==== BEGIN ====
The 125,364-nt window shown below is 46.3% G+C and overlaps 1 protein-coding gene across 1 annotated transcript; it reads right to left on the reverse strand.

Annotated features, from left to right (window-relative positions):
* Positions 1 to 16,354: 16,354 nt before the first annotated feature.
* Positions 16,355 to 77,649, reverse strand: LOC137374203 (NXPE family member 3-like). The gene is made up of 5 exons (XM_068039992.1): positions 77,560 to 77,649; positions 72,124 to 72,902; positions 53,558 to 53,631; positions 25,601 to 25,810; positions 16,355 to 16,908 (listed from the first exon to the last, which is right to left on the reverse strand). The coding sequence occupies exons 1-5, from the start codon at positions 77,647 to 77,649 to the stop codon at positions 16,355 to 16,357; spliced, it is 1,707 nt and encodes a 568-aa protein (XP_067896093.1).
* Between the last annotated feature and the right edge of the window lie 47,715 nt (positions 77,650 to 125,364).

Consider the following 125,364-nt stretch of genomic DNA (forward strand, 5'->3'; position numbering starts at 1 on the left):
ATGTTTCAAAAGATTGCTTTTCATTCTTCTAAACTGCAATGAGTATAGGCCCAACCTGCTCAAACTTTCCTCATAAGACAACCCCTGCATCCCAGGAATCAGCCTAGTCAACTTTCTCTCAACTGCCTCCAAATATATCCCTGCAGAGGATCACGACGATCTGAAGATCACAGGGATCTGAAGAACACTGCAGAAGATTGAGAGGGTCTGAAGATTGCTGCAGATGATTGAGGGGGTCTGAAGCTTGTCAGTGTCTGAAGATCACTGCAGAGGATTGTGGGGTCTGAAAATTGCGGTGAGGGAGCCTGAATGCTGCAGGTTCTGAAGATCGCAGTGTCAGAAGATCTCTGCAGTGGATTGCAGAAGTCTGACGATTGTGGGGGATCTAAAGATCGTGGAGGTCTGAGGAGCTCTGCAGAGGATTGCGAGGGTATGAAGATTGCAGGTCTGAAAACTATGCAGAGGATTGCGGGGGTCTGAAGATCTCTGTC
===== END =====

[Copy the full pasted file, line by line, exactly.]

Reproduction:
The 125,364-nt window shown below is 46.3% G+C and overlaps 1 protein-coding gene across 1 annotated transcript; it reads right to left on the reverse strand.

Annotated features, from left to right (window-relative positions):
* Positions 1 to 16,354: 16,354 nt before the first annotated feature.
* Positions 16,355 to 77,649, reverse strand: LOC137374203 (NXPE family member 3-like). The gene is made up of 5 exons (XM_068039992.1): positions 77,560 to 77,649; positions 72,124 to 72,902; positions 53,558 to 53,631; positions 25,601 to 25,810; positions 16,355 to 16,908 (listed from the first exon to the last, which is right to left on the reverse strand). The coding sequence occupies exons 1-5, from the start codon at positions 77,647 to 77,649 to the stop codon at positions 16,355 to 16,357; spliced, it is 1,707 nt and encodes a 568-aa protein (XP_067896093.1).
* Between the last annotated feature and the right edge of the window lie 47,715 nt (positions 77,650 to 125,364).

Consider the following 125,364-nt stretch of genomic DNA (forward strand, 5'->3'; position numbering starts at 1 on the left):
ATGTTTCAAAAGATTGCTTTTCATTCTTCTAAACTGCAATGAGTATAGGCCCAACCTGCTCAAACTTTCCTCATAAGACAACCCCTGCATCCCAGGAATCAGCCTAGTCAACTTTCTCTCAACTGCCTCCAAATATATCCCTGCAGAGGATCACGACGATCTGAAGATCACAGGGATCTGAAGAACACTGCAGAAGATTGAGAGGGTCTGAAGATTGCTGCAGATGATTGAGGGGGTCTGAAGCTTGTCAGTGTCTGAAGATCACTGCAGAGGATTGTGGGGTCTGAAAATTGCGGTGAGGGAGCCTGAATGCTGCAGGTTCTGAAGATCGCAGTGTCAGAAGATCTCTGCAGTGGATTGCAGAAGTCTGACGATTGTGGGGGATCTAAAGATCGTGGAGGTCTGAGGAGCTCTGCAGAGGATTGCGAGGGTATGAAGATTGCAGGTCTGAAAACTATGCAGAGGATTGCGGGGGTCTGAAGATCTCTGTC